large body width into the paper.
Fig. P2.134
Solution: The calculations are similar to the floating cone of Prob. 2.132. Let the
triangle be L by L by L. List the basic results.
(a) Floating with point up: Centroid G is 0.289L above the bottom line, center of buoyancy B
is 0.245L above the bottom, hence GB = (0.289 \u2212 0.245)L \u2248 0.044L. Equation (2.52) gives
o subMB I / 0.0068L MG GB MG 0.044L\u3c5= = = + = +
Hence MG . (a)Ans= \u22120.037L Unstable
(b) Floating with point down: Centroid G is 0.577L above the bottom point, center of
buoyancy B is 0.548L above the bottom point, hence GB = (0.577 \u2212 0.548)L \u2248 0.0296L.
Equation (2.52) gives
o subMB I / 0.1826L MG GB MG 0.0296L\u3c5= = = + = +
Hence MG . (b)Ans= +0.153L Stable

2.135 Consider a homogeneous right
circular cylinder of length L, radius R, and
specific gravity SG, floating in water (SG = 1)
with its axis vertical. Show that the body is
stable if
> \u2212 1/2R/L [2SG(1 SG)]
Solution: For a given SG, the body floats
with a draft equal to (SG)L, as shown. Its
center of gravity G is at L/2 above the
bottom. Its center of buoyancy B is at
(SG)L/2 above the bottom. Then Eq. (2.52)
predicts the metacenter location:

4 2
o sub 2
R /4 R L LMB I / MG GB MG SG
4(SG)L 2 2R (SG)L
\u3c0
\u3c5
\u3c0
= = = = + = + \u2212
Thus MG 0 (stability) if .Ans> 2 2R /L > 2SG(1 SG)\u2212
For example, if SG = 0.8, stability requires that R/L > 0.566.

130 Solutions Manual \u2022 Fluid Mechanics, Fifth Edition
2.136 Consider a homogeneous right
circular cylinder of length L, radius R, and
specific gravity SG = 0.5, floating in water
(SG = 1) with its axis horizontal. Show that
the body is stable if L/R > 2.0.
Solution: For the given SG = 0.5, the
body floats centrally with a draft equal to

R, as shown. Its center of gravity G is exactly at the surface. Its center of buoyancy B is
at the centroid of the immersed semicircle: 4R/(3\u3c0) below the surface. Equation (2.52)
predicts the metacenter location:
3 2
o sub 2
(1/12)(2R)L L 4RMB I / MG GB MG
3 R 3(R /2)L\u3c5 \u3c0 \u3c0\u3c0= = = = + = +
2L 4R
or: MG 0 (stability) if .
3 R 3
Ans
\u3c0 \u3c0
= \u2212 > L/R > 2

2.137 A tank of water 4 m deep receives
a constant upward acceleration az.
Determine (a) the gage pressure at the tank
bottom if az = 5 m2/s; and (b) the value of
az which causes the gage pressure at the
tank bottom to be 1 atm.

Solution: Equation (2.53) states that \u2207p = \u3c1(g \u2212 a) = \u3c1(\u2212kg \u2212 kaz) for this case. Then,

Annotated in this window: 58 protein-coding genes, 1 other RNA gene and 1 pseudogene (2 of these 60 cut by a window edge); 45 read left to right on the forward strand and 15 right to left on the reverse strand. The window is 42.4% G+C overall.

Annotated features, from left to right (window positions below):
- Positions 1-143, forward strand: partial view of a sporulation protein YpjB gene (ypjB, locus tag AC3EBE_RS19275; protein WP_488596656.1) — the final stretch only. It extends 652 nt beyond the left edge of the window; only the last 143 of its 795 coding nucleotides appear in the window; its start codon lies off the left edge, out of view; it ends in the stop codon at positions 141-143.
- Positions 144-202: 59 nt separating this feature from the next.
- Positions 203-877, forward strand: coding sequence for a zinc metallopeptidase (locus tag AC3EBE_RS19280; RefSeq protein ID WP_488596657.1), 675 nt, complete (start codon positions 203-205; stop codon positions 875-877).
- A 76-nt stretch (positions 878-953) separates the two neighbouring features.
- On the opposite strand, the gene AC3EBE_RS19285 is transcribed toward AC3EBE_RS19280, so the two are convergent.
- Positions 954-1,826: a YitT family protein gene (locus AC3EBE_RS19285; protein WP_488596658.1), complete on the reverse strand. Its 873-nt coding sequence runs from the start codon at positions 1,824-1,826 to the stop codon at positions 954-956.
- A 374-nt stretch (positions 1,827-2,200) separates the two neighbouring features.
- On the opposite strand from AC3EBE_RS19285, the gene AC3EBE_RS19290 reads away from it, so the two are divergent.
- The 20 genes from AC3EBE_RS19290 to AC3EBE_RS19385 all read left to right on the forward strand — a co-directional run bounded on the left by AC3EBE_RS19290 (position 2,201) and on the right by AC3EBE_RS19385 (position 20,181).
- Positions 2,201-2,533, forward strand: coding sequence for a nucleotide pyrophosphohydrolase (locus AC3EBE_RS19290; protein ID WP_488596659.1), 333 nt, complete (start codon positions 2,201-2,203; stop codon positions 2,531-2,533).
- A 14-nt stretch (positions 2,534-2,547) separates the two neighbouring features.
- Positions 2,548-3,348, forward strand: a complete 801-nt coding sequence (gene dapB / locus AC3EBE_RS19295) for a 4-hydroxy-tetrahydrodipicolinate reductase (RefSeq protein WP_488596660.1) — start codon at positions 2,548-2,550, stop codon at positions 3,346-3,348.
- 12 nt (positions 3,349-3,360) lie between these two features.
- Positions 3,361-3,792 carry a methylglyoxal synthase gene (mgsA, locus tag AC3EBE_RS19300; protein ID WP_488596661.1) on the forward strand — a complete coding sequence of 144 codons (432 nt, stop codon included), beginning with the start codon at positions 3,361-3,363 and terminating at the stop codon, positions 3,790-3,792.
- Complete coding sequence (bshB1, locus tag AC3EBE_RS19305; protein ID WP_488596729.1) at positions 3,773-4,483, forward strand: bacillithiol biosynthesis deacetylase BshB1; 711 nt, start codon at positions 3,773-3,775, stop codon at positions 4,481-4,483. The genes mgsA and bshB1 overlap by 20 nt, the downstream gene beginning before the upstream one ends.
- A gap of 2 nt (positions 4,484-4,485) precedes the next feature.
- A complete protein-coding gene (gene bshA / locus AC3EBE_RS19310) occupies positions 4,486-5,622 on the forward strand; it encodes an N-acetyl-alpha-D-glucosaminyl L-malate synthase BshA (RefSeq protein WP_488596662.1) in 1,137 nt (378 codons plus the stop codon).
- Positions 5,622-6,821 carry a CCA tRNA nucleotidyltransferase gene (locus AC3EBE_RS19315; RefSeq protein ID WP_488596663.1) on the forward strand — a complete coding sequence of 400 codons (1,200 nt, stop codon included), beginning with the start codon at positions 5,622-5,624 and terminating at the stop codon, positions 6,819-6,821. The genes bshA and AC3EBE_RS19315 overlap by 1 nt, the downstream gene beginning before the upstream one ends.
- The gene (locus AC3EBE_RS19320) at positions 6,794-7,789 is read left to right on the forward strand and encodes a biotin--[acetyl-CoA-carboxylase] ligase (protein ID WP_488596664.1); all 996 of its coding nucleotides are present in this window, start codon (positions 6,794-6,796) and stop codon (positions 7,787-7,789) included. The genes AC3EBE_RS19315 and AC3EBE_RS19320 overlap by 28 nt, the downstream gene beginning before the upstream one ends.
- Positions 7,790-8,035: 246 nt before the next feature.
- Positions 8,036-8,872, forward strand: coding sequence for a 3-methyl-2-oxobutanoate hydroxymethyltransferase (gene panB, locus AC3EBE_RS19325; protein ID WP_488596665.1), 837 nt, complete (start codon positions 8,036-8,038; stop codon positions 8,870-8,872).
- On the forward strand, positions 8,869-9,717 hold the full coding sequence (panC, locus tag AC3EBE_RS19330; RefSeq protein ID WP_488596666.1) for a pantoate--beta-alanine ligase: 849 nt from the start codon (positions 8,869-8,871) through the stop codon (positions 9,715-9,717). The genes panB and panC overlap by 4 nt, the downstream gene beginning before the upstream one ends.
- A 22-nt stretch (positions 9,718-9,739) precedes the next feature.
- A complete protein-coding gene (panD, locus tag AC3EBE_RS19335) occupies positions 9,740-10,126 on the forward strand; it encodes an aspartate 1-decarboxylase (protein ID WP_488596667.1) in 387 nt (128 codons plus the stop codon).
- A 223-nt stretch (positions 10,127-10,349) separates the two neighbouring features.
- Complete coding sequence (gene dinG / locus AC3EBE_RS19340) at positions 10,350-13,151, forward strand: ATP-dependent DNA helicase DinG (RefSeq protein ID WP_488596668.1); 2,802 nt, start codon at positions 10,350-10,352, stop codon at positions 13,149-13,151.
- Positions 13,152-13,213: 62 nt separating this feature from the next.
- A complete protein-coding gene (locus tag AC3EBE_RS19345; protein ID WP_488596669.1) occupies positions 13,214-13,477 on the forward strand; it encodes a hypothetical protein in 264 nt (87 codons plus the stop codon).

for part (a),
3 2
zp (g a ) S (998 kg/m )(9.81 5 m /s)(4 m) . (a)Ans\u3c1\u2206 = + \u2206 = + = 59100 Pa (gage)
For part (b), we know \u2206p = 1 atm but we don\u2019t know the acceleration:
z zp (g a ) S (998)(9.81 a )(4.0) 101350 Pa if . (b)Ans\u3c1\u2206 = + \u2206 = + = z 2
m
a = 15.6
s

2.138 A 12 fluid ounce glass, 3 inches in
diameter, sits on the edge of a merry-go-
round 8 ft in diameter, rotating at 12 r/min.
How full can the glass be before it spills?

Chapter 2 \u2022 Pressure Distribution in a Fluid 131
Solution: First, how high is the container? Well, 1 fluid oz. = 1.805 in3, hence 12 fl. oz. =
21.66 in3 = \u3c0(1.5 in)2h, or h \u2248 3.06 in\u2014It is a fat, nearly square little glass. Second,
determine the acceleration toward the center of the merry-go-round, noting that the
angular velocity is \u2126 = (12 rev/min)(1 min/60 s)(2\u3c0 rad/rev) = 1.26 rad/s. Then, for r = 4 ft,
2 2 2
xa r (1.26 rad/s) (4 ft) 6.32 ft/s= \u2126 = =
Then, for steady rotation, the water surface in the glass will slope at the angle
x
left to center
z
a 6.32
tan 0.196, or: h (0.196)(1.5 in) 0.294 in
g a 32.2 0
\u3b8 = = = \u2206 = =
+ +

Thus the glass should be filled to no more than 3.06 \u2212 0.294 \u2248 2.77 inches
This amount of liquid is \u3c5 = \u3c0 (1.5 in)2(2.77 in) = 19.6 in3 \u2248 10.8 fluid oz. Ans.

2.139 The tank of liquid in the figure P2.139
accelerates to the right with the fluid in
rigid-body motion. (a) Compute ax in m/s2.
(b) Why doesn\u2019t the solution to part (a)
depend upon fluid```